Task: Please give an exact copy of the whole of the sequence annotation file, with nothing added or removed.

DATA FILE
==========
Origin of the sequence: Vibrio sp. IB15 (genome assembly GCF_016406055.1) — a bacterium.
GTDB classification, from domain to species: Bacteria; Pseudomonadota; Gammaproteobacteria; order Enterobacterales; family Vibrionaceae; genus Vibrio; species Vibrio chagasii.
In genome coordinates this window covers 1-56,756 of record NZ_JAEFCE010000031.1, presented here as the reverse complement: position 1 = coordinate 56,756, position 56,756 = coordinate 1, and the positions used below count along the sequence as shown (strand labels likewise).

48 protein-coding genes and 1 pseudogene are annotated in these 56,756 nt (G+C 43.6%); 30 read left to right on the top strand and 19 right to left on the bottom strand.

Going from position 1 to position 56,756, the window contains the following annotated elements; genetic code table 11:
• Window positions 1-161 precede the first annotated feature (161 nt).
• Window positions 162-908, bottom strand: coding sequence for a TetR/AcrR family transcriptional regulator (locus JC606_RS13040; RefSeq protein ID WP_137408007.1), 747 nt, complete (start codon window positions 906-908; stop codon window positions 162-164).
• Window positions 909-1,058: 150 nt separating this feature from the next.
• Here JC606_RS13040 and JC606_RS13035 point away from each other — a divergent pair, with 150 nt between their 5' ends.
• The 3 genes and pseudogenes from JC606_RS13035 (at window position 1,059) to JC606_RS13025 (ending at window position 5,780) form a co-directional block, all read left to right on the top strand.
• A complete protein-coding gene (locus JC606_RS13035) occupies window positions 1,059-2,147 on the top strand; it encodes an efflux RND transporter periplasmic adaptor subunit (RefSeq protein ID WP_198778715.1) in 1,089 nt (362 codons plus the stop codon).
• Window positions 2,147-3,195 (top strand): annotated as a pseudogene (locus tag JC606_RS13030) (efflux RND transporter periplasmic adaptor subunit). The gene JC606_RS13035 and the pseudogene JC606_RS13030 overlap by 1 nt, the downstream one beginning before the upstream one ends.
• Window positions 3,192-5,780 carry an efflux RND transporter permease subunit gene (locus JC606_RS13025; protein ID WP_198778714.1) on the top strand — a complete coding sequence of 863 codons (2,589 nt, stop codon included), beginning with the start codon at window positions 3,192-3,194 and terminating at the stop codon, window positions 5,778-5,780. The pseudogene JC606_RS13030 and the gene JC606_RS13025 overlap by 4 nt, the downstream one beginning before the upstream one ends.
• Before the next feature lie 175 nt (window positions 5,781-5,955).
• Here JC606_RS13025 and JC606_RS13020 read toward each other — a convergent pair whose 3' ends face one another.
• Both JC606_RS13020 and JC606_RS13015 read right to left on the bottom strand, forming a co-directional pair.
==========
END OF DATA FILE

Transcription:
Origin of the sequence: Vibrio sp. IB15 (genome assembly GCF_016406055.1) — a bacterium.
GTDB classification, from domain to species: Bacteria; Pseudomonadota; Gammaproteobacteria; order Enterobacterales; family Vibrionaceae; genus Vibrio; species Vibrio chagasii.
In genome coordinates this window covers 1-56,756 of record NZ_JAEFCE010000031.1, presented here as the reverse complement: position 1 = coordinate 56,756, position 56,756 = coordinate 1, and the positions used below count along the sequence as shown (strand labels likewise).

48 protein-coding genes and 1 pseudogene are annotated in these 56,756 nt (G+C 43.6%); 30 read left to right on the top strand and 19 right to left on the bottom strand.

Going from position 1 to position 56,756, the window contains the following annotated elements; genetic code table 11:
• Window positions 1-161 precede the first annotated feature (161 nt).
• Window positions 162-908, bottom strand: coding sequence for a TetR/AcrR family transcriptional regulator (locus JC606_RS13040; RefSeq protein ID WP_137408007.1), 747 nt, complete (start codon window positions 906-908; stop codon window positions 162-164).
• Window positions 909-1,058: 150 nt separating this feature from the next.
• Here JC606_RS13040 and JC606_RS13035 point away from each other — a divergent pair, with 150 nt between their 5' ends.
• The 3 genes and pseudogenes from JC606_RS13035 (at window position 1,059) to JC606_RS13025 (ending at window position 5,780) form a co-directional block, all read left to right on the top strand.
• A complete protein-coding gene (locus JC606_RS13035) occupies window positions 1,059-2,147 on the top strand; it encodes an efflux RND transporter periplasmic adaptor subunit (RefSeq protein ID WP_198778715.1) in 1,089 nt (362 codons plus the stop codon).
• Window positions 2,147-3,195 (top strand): annotated as a pseudogene (locus tag JC606_RS13030) (efflux RND transporter periplasmic adaptor subunit). The gene JC606_RS13035 and the pseudogene JC606_RS13030 overlap by 1 nt, the downstream one beginning before the upstream one ends.
• Window positions 3,192-5,780 carry an efflux RND transporter permease subunit gene (locus JC606_RS13025; protein ID WP_198778714.1) on the top strand — a complete coding sequence of 863 codons (2,589 nt, stop codon included), beginning with the start codon at window positions 3,192-3,194 and terminating at the stop codon, window positions 5,778-5,780. The pseudogene JC606_RS13030 and the gene JC606_RS13025 overlap by 4 nt, the downstream one beginning before the upstream one ends.
• Before the next feature lie 175 nt (window positions 5,781-5,955).
• Here JC606_RS13025 and JC606_RS13020 read toward each other — a convergent pair whose 3' ends face one another.
• Both JC606_RS13020 and JC606_RS13015 read right to left on the bottom strand, forming a co-directional pair.